Until March 26, cities and towns across the country can request they be chosen as one of the sites where Google rolls out the service. It promises a competitive price in hopes of showcasing what a next generation internet can do.
It should be obvious that wherever this happens will gain an immediate competitive advantage over everywhere else because there are so many businesses that would love to have internet speeds 100 times faster than cable.
Google plans this year to identify one city to give this a shot.
Obviously, most people figure it's going to go to someplace a whole lot more technically sophisticated than Bristol -- maybe a Seattle or Pittsburgh or Madison or Austin.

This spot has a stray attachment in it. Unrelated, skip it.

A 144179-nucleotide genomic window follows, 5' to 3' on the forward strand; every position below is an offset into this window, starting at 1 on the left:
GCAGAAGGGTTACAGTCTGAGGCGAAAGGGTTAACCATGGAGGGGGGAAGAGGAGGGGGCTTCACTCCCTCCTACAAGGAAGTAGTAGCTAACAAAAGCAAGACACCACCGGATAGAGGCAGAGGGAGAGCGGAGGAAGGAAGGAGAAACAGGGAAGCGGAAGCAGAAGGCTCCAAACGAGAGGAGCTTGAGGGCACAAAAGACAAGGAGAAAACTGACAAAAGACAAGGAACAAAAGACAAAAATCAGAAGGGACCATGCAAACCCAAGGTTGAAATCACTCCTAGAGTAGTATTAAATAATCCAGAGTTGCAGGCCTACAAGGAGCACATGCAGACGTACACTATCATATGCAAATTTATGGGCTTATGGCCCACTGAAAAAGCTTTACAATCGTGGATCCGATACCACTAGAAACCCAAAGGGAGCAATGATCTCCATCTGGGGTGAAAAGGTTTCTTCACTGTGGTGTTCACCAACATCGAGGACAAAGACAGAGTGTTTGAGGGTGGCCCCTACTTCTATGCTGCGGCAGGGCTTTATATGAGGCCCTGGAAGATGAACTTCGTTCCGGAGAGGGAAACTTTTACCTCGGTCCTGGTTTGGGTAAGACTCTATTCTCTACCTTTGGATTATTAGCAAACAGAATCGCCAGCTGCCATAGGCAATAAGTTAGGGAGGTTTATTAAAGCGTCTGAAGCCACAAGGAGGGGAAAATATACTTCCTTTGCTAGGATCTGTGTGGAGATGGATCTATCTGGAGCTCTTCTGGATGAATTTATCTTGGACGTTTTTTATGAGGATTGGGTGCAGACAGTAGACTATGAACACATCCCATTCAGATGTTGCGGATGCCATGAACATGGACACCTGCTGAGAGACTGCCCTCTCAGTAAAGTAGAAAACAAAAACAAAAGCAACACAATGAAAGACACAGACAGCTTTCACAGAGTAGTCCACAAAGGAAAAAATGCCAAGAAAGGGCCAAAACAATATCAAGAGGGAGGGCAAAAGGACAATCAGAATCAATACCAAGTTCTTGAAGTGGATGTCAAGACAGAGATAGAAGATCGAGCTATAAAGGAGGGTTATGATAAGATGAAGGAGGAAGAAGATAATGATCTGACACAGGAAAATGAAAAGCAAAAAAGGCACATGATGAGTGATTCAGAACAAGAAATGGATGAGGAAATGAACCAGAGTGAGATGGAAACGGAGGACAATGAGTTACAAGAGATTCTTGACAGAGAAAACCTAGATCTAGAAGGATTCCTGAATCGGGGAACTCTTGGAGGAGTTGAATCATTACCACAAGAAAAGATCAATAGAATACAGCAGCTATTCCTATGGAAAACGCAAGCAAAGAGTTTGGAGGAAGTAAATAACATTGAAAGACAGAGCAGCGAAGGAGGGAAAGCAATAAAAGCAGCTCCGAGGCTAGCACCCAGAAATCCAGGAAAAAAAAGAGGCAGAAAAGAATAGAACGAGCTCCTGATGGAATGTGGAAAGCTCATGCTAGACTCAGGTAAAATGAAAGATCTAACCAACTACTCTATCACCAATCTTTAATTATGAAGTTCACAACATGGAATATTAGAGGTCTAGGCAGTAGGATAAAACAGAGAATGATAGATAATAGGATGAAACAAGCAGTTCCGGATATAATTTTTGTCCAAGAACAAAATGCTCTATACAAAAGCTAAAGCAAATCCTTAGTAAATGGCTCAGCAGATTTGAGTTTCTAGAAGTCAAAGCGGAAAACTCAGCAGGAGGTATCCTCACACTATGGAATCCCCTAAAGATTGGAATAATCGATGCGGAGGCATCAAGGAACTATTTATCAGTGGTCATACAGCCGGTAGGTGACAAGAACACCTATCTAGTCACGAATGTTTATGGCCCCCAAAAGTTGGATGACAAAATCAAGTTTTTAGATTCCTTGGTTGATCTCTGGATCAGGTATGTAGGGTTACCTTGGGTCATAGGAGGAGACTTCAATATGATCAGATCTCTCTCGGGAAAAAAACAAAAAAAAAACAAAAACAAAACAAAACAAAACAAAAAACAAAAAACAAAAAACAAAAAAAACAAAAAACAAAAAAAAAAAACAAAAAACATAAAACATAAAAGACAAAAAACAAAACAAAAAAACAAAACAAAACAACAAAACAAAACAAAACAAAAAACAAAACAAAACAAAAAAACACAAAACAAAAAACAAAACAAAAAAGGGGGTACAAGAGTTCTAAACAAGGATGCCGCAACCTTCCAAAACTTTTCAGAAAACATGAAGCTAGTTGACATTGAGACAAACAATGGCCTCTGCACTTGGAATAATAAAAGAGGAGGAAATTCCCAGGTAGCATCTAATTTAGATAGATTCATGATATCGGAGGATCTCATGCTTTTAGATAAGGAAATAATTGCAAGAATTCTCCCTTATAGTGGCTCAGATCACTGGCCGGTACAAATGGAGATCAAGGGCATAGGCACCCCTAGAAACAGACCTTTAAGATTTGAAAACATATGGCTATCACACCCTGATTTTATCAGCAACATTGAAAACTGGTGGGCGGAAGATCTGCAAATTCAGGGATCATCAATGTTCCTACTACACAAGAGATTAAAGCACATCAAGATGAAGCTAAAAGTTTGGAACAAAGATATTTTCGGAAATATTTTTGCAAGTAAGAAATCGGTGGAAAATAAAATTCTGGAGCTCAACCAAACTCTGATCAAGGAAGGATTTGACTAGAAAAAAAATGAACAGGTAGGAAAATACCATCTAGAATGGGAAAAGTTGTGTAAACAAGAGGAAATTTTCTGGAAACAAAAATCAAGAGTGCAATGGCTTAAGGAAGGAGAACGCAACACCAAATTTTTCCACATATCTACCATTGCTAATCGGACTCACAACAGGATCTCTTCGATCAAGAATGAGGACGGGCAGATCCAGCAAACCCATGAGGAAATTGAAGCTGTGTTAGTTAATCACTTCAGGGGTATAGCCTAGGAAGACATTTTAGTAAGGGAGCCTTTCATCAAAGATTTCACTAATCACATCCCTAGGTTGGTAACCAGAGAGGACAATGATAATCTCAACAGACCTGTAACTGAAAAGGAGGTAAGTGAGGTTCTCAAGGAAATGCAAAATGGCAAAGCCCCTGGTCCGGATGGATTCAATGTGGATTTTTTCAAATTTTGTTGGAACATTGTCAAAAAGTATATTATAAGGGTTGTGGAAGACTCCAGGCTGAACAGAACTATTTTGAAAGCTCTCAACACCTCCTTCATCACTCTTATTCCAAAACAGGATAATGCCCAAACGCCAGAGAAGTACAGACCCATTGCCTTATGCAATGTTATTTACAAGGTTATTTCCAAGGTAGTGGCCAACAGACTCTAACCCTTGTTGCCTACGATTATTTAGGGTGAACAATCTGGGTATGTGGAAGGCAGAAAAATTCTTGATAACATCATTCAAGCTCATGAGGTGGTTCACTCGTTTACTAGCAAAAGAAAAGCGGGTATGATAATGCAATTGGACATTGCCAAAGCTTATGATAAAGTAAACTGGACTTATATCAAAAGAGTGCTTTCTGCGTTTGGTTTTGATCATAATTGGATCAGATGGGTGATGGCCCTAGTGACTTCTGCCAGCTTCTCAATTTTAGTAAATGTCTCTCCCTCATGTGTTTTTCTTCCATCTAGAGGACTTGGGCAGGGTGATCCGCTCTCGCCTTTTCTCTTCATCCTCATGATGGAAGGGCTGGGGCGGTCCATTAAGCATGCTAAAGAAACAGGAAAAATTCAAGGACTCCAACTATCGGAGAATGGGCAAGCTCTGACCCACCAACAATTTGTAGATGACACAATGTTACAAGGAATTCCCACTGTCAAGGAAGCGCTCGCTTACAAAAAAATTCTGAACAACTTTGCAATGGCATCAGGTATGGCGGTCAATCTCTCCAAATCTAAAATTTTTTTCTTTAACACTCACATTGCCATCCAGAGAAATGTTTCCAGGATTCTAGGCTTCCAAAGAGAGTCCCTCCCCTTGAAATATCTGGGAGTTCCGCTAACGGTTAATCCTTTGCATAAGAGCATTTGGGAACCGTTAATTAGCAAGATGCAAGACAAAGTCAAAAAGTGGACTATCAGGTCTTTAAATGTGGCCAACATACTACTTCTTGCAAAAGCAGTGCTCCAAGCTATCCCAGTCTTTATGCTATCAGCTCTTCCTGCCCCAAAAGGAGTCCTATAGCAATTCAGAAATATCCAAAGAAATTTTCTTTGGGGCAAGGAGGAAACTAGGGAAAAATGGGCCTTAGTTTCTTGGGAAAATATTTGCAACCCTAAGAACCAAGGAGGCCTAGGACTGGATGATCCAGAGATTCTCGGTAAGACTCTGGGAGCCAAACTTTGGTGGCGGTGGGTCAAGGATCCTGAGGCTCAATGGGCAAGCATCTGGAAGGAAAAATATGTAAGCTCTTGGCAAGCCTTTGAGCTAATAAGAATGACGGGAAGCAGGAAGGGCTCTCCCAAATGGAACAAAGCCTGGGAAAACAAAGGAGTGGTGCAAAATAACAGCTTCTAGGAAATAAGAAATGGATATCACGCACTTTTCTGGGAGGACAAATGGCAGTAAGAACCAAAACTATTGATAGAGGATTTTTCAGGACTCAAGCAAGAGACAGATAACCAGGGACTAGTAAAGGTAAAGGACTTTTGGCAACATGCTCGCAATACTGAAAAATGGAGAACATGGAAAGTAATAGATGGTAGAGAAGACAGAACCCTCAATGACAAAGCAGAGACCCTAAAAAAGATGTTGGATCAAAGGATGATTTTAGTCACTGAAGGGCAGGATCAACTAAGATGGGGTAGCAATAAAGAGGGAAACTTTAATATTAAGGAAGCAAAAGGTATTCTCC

But if Google truly wants to show what a new internet can do, it will pick a place like Bristol instead, a city that can brag about ESPN but certainly isn't on the cutting edge.
With this, though, it could be.
It's also perhaps a great opportunity for some regional cooperation. A joint bid that included some nearby towns might be even better, allowing Google to showcase how this would work in a wider range of neighborhoods. Perhaps New Britain, West Hartford, Farmington and Plainville would be interested in jumping on board?
If Google wants to bridge the gap between the haves and the have-nots, why not Bristol or the wider area?
Community leaders ought to look into it at least and see what it would take to be in the running.
There's no reason that, for once, Bristol can't be in the lead.*******
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